encode_params.push_back(CV_IMWRITE_PNG_COMPRESSION);
        cv::imencode(".png", imgGreyImage, vecOfEncodedBuffer, encode_params);

         // now we have the binary data, in order to send through the standard JSON, we will apply base64 encoding. 


          string zPNGEncoded(vecOfEncodedBuffer.begin(), vecOfEncodedBuffer.end());

        std::string encodedData = StandardBase64Encode(zPNGEncoded.c_str(),zPNGEncoded.length());

         return encodedData;
     }


// standared base64 encoding. 
     std::string StandardBase64Encode(const char * _zEncodingBuffer, unsigned int _iBufferLen) {
  std::string ret;
  int i = 0;
  int j = 0;
  unsigned char char_array_3[3];
  unsigned char char_array_4[4];

  while (_iBufferLen--) {
    char_array_3[i++] = *(_zEncodingBuffer++);
    if (i == 3) {
      char_array_4[0] = (char_array_3[0] & 0xfc) >> 2;
      char_array_4[1] = ((char_array_3[0] & 0x03) << 4) + ((char_array_3[1] & 0xf0) >> 4);
      char_array_4[2] = ((char_array_3[1] & 0x0f) << 2) + ((char_array_3[2] & 0xc0) >> 6);
      char_array_4[3] = char_array_3[2] & 0x3f;

      for(i = 0; (i <4) ; i++)
        ret += zBase64Chars[char_array_4[i]];
      i = 0;
    }
  }

  if (i)
  {
    for(j = i; j < 3; j++)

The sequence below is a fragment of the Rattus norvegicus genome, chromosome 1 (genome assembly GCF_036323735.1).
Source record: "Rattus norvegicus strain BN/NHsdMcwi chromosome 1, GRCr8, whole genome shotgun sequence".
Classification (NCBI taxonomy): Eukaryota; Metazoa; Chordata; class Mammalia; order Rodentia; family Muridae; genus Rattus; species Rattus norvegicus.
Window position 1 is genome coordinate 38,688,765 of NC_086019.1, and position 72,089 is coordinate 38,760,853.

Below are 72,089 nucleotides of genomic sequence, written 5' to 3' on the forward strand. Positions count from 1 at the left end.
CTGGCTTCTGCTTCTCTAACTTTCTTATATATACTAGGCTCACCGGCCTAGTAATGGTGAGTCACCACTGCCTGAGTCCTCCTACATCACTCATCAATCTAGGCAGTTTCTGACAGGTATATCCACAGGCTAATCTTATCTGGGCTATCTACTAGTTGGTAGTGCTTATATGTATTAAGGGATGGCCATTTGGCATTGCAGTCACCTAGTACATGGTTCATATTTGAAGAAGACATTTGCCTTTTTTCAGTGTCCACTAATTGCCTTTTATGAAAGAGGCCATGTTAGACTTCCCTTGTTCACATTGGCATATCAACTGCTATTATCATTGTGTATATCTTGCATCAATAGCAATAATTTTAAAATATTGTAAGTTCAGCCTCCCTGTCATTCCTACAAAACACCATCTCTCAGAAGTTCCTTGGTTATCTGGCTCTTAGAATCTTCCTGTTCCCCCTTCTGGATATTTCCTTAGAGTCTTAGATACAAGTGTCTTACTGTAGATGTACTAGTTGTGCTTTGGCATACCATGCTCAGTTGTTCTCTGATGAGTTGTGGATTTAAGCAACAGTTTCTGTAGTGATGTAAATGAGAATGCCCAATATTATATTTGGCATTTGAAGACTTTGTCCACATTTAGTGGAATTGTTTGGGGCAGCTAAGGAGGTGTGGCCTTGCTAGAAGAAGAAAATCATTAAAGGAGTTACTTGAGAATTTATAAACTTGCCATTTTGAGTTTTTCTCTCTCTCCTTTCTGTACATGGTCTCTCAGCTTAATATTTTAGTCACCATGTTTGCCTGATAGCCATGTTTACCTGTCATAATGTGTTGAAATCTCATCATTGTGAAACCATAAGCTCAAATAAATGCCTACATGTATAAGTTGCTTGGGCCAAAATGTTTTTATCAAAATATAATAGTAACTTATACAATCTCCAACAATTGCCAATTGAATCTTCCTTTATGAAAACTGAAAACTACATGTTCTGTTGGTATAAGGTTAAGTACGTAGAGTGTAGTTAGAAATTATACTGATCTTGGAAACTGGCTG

char_array_3[j] = '\0';

    char_array_4[0] = (char_array_3[0] & 0xfc) >> 2;
    char_array_4[1] = ((char_array_3[0] & 0x03) << 4) + ((char_array_3[1] & 0xf0) >> 4);
    char_array_4[2] = ((char_array_3[1] & 0x0f) << 2) + ((char_array_3[2] & 0xc0) >> 6);
    char_array_4[3] = char_array_3[2] & 0x3f;

    for (j = 0; (j < i + 1); j++)
      ret += zBase64Chars[char_array_4[j]];

    while((i++ < 3))
      ret += '=';
  }

  return ret;
}

As a result, the original message size is 665417, it will be reduced to just 10500. So, we can construct our new message like following

   {
     "op":"png"  /*what is the compression we used, so that client can use is accordingly */
     "data":"iVBORw0KGgoAAAANSUhEUgAA...."
   }

So, servers heavily sending large messages to the client can use the above technique to publish messages.

Python has all the necessary libraries to implement the above technique by using a couple of imports.

from PIL import Image
from base64 import standard_b64encode, standard_b64decode
from math import floor, ceil, sqrt


def pngencode(string):

    length = len(string)
    width = floor(sqrt(length/3.0))
    height = ceil((length/3.0) / width)
    bytes_needed = int(width * height * 3)
    while length < bytes_needed:
        string += '\n'
        length += 1
    i = Image.frombytes('RGB', (int(width), int(height)), string)
    buff = StringIO()
    i.save(buff, "png")
    encoded = standard_b64encode(buff.getvalue())
    return encoded

I hope this will help serverside programmers to implement png compression over larger messages.

Posted on by:

jeyanthan profile

Srijeyanthan

@jeyanthan

Hi, I am Sri, Experienced Software Engineer and Entrepreneur, Passionate in distributed systems, and low latency application developments.